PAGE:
This day honors the "discovery" of America but forgets conquistadors wiped as much as 95% of native populations.
Columbus day, celebrated on October 12th, commemorates the landing of Christopher Columbus in the New World in 1492. It’s been unofficially celebrated since the eighteenth century and became an official holiday in the US since 1937.
Paul Ratner is a writer and filmmaker. He wrote a piece for BigThink saying the day should rather be renamed or abolished. He says idolizing any human is complicated as they hardly live up to the myths about them. In the case of Christopher Columbus, Ratner says the day celebrates him as well as the “brutal colonialism” and “near extermination” of an entire group of people that lived in the Americas before the European arrived.
According to a study published in Science Magazine, by the Australian Centre for Ancient DNA, an estimated of 54 million people already lived and had societies in the Americas. Ratner argues celebrating the “discovery” of the Americas relegates these people to non-existence. Also, conquistadors are believed to have caused the death to as much as 95% of the native population, through war and epidemic diseases. The author believes celebrating Columbus is a disrespect to both today’s Native Americans and their ancestors.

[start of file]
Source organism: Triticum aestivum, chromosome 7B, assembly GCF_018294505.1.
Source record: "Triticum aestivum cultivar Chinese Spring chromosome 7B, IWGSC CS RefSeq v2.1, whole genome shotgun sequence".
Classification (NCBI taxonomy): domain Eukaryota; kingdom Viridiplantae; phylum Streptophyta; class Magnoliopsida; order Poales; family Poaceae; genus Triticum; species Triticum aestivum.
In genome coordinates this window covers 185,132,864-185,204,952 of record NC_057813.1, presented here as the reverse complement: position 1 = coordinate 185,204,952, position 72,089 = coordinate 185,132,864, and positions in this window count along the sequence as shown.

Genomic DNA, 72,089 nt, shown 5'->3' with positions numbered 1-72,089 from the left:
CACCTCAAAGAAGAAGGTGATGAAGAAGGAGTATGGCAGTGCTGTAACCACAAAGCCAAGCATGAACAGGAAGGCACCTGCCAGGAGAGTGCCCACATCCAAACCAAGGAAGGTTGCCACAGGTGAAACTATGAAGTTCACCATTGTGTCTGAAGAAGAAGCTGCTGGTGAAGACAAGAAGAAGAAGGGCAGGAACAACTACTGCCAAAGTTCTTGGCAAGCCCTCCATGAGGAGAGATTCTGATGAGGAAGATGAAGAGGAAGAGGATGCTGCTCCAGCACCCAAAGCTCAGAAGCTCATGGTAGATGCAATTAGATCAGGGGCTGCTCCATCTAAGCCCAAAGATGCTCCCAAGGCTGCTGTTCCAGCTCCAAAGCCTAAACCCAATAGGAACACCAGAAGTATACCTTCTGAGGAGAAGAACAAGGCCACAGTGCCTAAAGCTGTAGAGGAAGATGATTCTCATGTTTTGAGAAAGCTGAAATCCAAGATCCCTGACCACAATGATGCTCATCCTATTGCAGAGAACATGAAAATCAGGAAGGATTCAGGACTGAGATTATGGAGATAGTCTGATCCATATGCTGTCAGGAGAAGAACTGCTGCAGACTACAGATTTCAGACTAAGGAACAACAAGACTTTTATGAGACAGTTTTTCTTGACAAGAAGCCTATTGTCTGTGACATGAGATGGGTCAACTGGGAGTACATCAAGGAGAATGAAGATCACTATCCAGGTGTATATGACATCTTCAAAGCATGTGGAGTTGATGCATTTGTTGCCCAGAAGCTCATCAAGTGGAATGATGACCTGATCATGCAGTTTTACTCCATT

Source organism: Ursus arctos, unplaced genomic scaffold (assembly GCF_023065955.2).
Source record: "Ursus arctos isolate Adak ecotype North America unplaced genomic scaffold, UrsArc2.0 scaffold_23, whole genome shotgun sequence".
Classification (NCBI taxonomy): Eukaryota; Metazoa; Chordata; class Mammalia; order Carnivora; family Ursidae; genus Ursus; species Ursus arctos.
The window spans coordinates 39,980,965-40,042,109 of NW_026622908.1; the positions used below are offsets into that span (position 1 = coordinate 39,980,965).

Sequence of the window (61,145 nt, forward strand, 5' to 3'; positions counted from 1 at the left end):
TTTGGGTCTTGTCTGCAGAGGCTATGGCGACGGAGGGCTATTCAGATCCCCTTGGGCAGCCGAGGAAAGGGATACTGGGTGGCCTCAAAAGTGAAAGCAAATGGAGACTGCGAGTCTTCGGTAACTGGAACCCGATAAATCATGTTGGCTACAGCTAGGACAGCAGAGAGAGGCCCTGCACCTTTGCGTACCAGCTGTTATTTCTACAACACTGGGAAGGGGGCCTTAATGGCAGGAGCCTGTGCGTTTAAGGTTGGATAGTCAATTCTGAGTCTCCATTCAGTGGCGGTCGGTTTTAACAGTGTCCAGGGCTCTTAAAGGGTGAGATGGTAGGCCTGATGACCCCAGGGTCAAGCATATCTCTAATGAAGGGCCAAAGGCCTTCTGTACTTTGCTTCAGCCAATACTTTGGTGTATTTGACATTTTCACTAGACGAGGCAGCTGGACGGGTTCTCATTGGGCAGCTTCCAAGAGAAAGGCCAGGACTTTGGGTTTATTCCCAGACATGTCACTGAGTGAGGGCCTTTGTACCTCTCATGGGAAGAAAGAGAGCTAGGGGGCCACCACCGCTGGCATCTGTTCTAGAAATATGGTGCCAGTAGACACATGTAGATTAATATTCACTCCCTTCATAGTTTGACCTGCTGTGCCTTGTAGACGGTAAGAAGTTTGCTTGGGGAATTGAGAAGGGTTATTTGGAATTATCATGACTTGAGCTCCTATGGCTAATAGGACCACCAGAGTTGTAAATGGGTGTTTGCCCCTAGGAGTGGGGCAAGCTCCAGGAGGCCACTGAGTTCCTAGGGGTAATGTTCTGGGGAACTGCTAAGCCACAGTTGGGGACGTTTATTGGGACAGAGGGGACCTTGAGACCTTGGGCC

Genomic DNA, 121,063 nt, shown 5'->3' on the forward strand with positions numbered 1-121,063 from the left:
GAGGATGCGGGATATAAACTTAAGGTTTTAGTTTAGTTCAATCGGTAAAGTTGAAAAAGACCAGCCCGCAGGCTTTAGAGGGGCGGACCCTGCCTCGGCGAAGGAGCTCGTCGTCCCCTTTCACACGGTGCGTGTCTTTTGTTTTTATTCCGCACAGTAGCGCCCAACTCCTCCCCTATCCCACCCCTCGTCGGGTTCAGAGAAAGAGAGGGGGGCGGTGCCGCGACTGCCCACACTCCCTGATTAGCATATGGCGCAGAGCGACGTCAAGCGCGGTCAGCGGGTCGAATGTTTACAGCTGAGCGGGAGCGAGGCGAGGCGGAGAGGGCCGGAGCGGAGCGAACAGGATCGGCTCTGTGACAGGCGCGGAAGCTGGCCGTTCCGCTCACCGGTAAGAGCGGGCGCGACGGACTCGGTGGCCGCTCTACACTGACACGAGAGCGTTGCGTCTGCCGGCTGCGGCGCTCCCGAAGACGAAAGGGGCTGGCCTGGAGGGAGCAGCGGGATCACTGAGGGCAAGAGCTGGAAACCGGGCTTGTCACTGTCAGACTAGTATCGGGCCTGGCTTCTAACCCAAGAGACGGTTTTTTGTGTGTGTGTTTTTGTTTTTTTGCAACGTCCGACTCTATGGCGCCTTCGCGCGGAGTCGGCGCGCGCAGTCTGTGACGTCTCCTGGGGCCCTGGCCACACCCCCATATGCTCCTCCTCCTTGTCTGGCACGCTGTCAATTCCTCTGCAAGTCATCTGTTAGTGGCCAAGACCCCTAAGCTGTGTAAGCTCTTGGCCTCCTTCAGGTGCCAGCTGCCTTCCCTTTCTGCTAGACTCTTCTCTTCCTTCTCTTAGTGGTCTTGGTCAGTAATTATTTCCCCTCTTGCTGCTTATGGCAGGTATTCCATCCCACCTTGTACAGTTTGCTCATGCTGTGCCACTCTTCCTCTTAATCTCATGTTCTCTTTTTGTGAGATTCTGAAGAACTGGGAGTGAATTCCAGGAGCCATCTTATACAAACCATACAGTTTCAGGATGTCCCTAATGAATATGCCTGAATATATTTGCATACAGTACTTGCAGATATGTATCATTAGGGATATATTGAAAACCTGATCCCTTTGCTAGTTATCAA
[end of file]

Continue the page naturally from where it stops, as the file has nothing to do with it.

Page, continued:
Following this belief, opposition to Columbus day dates back to the nineteenth century when anti-immigrant groups rejected the holiday because of its association with the Catholic church. In recent decades, Native American groups have protested because the day celebrated indirectly resulted in the death of millions. More so, Columbus heroism has been put into question as evidence suggests the explorer imposed barbaric forms of punishment and forced native people into slavery.
Many Latin American nations have traditionally celebrated the day of Columbus arrival as “Día de la raza,” (Day of the Race), a celebration of Hispanic culture’s diversity. In 2002 Venezuela renamed the holiday into “Day of the Indigenous Resistance” to recognize indigenous peoples and their experiences. Also several US cities and states have replaced Columbus day with alternatives like Berkley’s “Indigenous Peoples Day,” South Dakota’s “Native American Day” and Hawaii’s “Discoverer’s Day,” which commemorates the arrival of Polynesian settlers.
The day has also evolved into a celebration of Italian-American heritage. Local groups hosts parades and street fair. Also, indigenous peoples are honored and traditional dance and lessons about Native American culture are common.
Despite Ratner’s call to abolish the day, today’s society itself has come to change the meaning of the commemoration. As Latin American countries have done, changing the name and celebrating their diversity both remembers the victims of colonization and the cultural heritage that remains after the arrival of the Europeans.